Ask Amy: "Lunch Ladies" Deserve Extra Portion of Gratitude
School heroes aren't merely reserved for the classroom
Dear Amy: In a recent question from “Upset and Embarrassed,” the writer noted that fellow nurses bullied her, calling her a “lunch lady.”
I wanted to share a story about lunch ladies, who should be respected and lifted up for feeding our children with a smile.
I’m not sure how universal my experience is, but I like to believe that there are more stories like mine.
When I was in school, I was shunned for a variety of reasons, by students and teachers alike. I often sat completely alone in a corner during breakfast and lunch.
I was often the first to arrive at breakfast period in order to get away from home earlier.
I’m not sure if the lunch ladies noticed this or were just fond of me, but they became some of the most welcoming, nurturing people in my school life.
They always greeted me with more enthusiasm and bright smiles than anyone else. They made sure I had enough to eat, even when I had no money.
Eventually I became sort of an assistant, spending my lunch periods learning how to use the equipment, and how a commercial kitchen worked.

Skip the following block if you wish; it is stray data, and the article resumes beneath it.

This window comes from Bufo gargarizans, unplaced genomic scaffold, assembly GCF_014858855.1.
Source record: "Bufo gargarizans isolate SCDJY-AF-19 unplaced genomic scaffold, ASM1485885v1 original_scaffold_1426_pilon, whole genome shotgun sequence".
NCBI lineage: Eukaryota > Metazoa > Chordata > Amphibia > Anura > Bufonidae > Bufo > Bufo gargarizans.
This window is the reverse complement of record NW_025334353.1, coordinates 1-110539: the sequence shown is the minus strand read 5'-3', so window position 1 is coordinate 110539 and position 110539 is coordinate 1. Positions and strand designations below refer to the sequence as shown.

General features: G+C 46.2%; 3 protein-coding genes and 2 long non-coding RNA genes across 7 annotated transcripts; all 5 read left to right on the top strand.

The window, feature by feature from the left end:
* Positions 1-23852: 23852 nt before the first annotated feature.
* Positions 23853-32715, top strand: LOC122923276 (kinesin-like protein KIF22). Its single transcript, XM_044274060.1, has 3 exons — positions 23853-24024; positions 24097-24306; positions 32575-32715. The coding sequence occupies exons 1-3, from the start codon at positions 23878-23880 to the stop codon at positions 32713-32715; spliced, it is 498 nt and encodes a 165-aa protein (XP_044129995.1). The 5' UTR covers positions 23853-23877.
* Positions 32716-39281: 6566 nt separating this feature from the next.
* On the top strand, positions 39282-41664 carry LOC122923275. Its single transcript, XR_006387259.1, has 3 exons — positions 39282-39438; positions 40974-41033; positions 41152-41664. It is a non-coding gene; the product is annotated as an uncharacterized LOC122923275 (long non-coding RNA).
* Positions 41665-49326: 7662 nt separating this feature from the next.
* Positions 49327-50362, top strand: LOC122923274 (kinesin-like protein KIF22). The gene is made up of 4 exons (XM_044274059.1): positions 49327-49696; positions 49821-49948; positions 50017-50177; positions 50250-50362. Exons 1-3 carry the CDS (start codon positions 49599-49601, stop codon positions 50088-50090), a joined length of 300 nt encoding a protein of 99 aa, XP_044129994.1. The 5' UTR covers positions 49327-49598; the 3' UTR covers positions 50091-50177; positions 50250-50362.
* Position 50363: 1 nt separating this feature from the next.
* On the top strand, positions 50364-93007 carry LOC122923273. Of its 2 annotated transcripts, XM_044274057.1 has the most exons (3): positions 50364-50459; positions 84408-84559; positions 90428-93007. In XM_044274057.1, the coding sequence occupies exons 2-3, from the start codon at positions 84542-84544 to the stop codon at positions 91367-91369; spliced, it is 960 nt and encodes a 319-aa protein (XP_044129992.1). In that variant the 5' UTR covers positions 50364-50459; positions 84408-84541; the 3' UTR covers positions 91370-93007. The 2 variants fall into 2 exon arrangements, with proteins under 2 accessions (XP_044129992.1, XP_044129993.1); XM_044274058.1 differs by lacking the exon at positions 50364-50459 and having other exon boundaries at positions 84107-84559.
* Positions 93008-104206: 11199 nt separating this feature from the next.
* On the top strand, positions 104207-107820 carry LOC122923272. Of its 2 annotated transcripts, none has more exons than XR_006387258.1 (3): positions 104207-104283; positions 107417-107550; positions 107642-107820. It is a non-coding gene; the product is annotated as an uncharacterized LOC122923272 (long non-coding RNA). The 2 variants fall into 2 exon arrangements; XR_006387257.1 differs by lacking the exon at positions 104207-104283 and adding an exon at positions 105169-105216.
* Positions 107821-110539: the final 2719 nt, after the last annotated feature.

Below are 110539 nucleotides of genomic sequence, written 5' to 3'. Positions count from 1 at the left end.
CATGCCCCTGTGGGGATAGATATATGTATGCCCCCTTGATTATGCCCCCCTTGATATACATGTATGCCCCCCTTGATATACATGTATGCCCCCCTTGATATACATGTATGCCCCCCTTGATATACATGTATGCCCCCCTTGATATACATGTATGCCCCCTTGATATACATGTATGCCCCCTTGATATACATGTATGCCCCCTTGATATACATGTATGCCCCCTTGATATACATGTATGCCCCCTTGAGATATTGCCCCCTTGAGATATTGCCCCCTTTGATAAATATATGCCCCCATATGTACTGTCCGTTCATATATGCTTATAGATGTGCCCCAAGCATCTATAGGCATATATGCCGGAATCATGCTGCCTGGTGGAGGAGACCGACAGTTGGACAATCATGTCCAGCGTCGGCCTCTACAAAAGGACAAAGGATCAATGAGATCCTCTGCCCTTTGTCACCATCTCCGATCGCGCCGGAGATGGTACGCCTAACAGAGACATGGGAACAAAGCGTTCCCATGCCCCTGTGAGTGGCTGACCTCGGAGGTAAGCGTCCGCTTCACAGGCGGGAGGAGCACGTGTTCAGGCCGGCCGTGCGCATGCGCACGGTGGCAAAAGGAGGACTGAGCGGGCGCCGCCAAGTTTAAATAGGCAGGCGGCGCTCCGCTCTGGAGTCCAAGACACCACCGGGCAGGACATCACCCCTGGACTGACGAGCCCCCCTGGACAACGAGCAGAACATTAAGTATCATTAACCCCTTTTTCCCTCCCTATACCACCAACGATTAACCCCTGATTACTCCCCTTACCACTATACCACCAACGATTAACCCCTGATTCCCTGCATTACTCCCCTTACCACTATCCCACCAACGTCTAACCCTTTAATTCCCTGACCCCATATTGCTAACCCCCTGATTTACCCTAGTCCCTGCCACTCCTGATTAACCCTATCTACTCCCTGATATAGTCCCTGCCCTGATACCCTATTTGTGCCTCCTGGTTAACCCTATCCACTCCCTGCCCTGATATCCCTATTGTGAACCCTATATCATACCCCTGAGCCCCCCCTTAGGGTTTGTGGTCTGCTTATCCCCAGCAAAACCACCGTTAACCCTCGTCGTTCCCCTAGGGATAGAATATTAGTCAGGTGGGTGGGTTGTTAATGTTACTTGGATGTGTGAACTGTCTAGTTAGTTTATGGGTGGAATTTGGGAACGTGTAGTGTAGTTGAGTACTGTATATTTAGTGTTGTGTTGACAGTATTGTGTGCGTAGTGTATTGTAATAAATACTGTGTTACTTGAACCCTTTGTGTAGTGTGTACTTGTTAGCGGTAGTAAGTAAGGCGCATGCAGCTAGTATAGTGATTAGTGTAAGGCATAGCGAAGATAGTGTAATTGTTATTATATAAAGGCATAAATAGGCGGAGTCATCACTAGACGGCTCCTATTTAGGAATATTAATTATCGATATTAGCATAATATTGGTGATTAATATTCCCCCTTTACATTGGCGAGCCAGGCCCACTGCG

On many days, their welcome ensured I came to school instead of skipping the day altogether, and I think their pseudo-mentorship shaped my life more deeply than anyone could imagine a “lunch lady” could.
“Lunch Lady” should never be an insult. Mine were heroes.
– Former “Lunch Boy”
Dear Former “Lunch Boy”: This is such a moving and well-deserved tribute to some of the lesser-recognized personnel at school – the lunch staff, librarians, bus drivers, band and choral teachers, janitorial staff, administrative assistants, security officers, and student teachers.
I hope that every adult who works in a school environment recognizes the power of eye contact, a smile, and the recognition to a child that: “I see you.”
Thank you so much for this letter. I hope it is printed out and posted in cafeterias everywhere.
In the tradition of the great personal advice columnists, Chicago Tribune’s Amy Dickinson is a plainspoken straight shooter who relates to readers of all ages. She answers personal questions by addressing issues from both her head and her heart. A solid reporter, Dickinson researches her topics to provide readers with informed opinions and answers. Ask Amy, P.O. Box 194, Freeville, NY 13068
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